Angular Schematics: Integrating With Other Schematics

Jonathan Campos
Sep 26, 2018 · 4 min read

Once you have an amazing Schematic put together you will likely want to use it everywhere. Or, even easier for you, you might find other Schematics you want to integrate into your Schematic so that you get all your Schematic can do even more things.

Helpful Hint: Keep your Schematics as small and modular as possible for maximum portability. You don’t really need one Schematic to rule them all.

In this article, we are going to look at two different ways to interact with other Schematics. The first is integrating with other Schematics that already are part of your collection.json. The second is how to interact with Schematics that are outside of your collection.json.

Integrating With Internal Schematics

Integrating with other Schematics within your collection.json file is really simple and also really easy to mess up. You might find yourself stuck in a not-intuitive variable hell if you aren’t careful. In this section let’s look at how to quickly use an internal Schematic and then some best practices of how to not get in trouble.

The code to call another Schematic is really simple. You can see an example below and in the file here.

Here, based on some options, I either run the vo Schematic or I don’t. I also make sure to pass any necessary variables to the vo Schematic. This is where you can get yourself in trouble. Below are two alternatives.

The first way creates an object and passes the data directly into the Schematic. This might sound straightforward enough, however, if the values change at all during the template chaining process your values will remain whatever they are at the beginning of the process. In your case, this might not be an issue. However, in my case where I was asynchronously making updates to values, this ended up very badly for me. Be a good code steward, don’t do this with your code.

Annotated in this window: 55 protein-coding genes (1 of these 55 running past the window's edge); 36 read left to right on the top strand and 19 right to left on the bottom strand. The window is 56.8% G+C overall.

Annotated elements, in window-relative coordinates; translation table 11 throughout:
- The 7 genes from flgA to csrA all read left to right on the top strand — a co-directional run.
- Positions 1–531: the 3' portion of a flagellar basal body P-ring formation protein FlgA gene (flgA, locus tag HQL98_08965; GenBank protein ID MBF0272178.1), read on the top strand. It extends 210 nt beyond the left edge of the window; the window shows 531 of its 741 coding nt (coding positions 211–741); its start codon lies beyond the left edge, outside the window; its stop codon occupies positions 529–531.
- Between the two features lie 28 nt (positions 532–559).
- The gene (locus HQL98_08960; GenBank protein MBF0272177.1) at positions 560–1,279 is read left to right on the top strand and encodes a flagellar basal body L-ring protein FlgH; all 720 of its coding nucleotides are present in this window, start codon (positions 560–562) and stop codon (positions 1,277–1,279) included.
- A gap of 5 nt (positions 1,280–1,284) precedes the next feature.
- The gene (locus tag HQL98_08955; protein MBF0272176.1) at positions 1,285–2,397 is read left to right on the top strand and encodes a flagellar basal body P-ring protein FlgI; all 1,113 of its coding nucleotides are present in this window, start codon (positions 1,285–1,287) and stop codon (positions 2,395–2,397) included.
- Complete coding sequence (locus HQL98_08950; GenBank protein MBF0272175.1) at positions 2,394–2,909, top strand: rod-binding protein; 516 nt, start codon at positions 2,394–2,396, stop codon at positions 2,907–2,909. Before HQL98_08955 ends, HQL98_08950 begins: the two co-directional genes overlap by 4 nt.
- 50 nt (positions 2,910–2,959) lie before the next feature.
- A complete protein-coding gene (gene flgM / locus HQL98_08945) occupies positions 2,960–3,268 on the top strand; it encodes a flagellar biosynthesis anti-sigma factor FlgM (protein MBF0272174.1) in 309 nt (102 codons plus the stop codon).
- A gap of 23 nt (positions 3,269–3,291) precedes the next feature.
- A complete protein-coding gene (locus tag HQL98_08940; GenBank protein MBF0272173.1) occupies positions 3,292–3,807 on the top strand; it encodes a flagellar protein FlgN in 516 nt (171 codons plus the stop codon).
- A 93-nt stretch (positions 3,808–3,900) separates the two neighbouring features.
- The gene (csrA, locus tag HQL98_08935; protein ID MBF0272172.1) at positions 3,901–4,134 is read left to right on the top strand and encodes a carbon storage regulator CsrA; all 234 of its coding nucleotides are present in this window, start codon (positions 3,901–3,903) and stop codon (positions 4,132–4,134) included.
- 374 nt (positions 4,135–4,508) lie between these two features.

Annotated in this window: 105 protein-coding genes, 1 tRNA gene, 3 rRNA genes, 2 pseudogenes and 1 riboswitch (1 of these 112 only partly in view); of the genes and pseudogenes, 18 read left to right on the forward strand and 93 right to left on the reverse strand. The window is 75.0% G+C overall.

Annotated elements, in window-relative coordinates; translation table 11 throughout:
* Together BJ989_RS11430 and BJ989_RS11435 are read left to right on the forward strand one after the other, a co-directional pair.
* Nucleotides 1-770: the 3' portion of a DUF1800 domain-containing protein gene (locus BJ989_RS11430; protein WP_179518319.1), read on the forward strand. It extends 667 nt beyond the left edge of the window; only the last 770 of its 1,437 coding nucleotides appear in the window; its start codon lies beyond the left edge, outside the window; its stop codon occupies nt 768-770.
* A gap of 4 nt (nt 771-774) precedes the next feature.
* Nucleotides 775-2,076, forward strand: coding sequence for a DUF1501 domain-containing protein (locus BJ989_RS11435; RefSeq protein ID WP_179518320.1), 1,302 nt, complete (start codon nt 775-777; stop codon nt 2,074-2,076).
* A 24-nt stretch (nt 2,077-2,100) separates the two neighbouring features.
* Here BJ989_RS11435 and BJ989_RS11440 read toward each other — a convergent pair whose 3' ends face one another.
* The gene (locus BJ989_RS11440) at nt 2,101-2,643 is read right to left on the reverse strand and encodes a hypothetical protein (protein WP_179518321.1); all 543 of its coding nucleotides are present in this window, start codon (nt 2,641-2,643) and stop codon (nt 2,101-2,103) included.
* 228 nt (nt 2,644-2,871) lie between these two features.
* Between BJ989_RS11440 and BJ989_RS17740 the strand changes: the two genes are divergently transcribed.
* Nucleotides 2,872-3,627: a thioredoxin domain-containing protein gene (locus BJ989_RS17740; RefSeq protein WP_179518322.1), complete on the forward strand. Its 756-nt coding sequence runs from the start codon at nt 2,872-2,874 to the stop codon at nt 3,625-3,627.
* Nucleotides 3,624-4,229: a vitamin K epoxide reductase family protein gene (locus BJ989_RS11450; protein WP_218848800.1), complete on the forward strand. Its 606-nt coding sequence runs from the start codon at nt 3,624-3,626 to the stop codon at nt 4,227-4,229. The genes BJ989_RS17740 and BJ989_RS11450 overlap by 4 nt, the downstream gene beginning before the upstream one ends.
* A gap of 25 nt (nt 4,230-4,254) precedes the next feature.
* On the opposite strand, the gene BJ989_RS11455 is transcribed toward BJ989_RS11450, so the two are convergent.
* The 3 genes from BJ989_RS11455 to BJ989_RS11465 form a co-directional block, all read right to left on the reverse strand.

Instead, do the second. You’ll see that the values of the voOptions are created outside of the template chain process. Thanks to how Javascript passes variables this enables the values to change as the chaining process continues and the value that is passed into your Schematic is the value when the Schematic is actually called. Do this with your code.

If you want to see an example of this code in action, checkout ngMomentum’s codebase to see it in action. You can see a link directly to where it is put to use below.

In the next section, we will look at how to interact with Schematics that are outside of our collection.json file.

Integrating With External Schematics

Within ngMomentum we give users the ability to scaffold their application using a few different UI Frameworks. This way we know the project is set up correctly from the beginning and can support the UI Framework of their choosing. The three current options are: Material Design, Twitter Bootstrap, and No Framework which is just vanilla HTML. What is great is, if you select to use Material Design, then ngMomentum goes ahead and calls the Material Schematic. Setting up your application just how the Material Schematic expects.

To call an external schematic you need to call the Schematic Collection by name, specify which Schematic within the collection you will run, and finally pass any necessary variables to that Schematic. You can see one of these calls below and at this link.

To find these variables I went to look at the Material Schematic collection.json. I bolded below where I found the name of the Schematic within collection.json.

The name of the Schematic is obvious from the command line call to include the Schematic.

$ ng add @angular/material

And finally, to get find the variables necessary for the Schematic, go to the schema.json file.

I bet you thought it would be harder right? Including another Schematic is super simple. You can see a full/working example at the link below.


Including other Schematics just builds on the power of your own Schematics. I would recommend not including another Schematic if it isn’t really necessary. But in the case it is necessary, it is super helpful and easy to do.

Jonathan Campos is an avid developer and fan of learning new things. I believe that we should always keep learning and growing and failing. I am always a supporter of the development community and always willing to help. So if you have questions or comments on this story please ad them below. Connect with me on LinkedIn or Twitter and mention this story.

Rocket Fuel

Exploring the universe of connected devices to help brands discover new customer experiences.

Jonathan Campos

Written by

Excited developer and lover of pizza. CTO at Alto. Google Developer Expert.

Rocket Fuel

Exploring the universe of connected devices to help brands discover new customer experiences.

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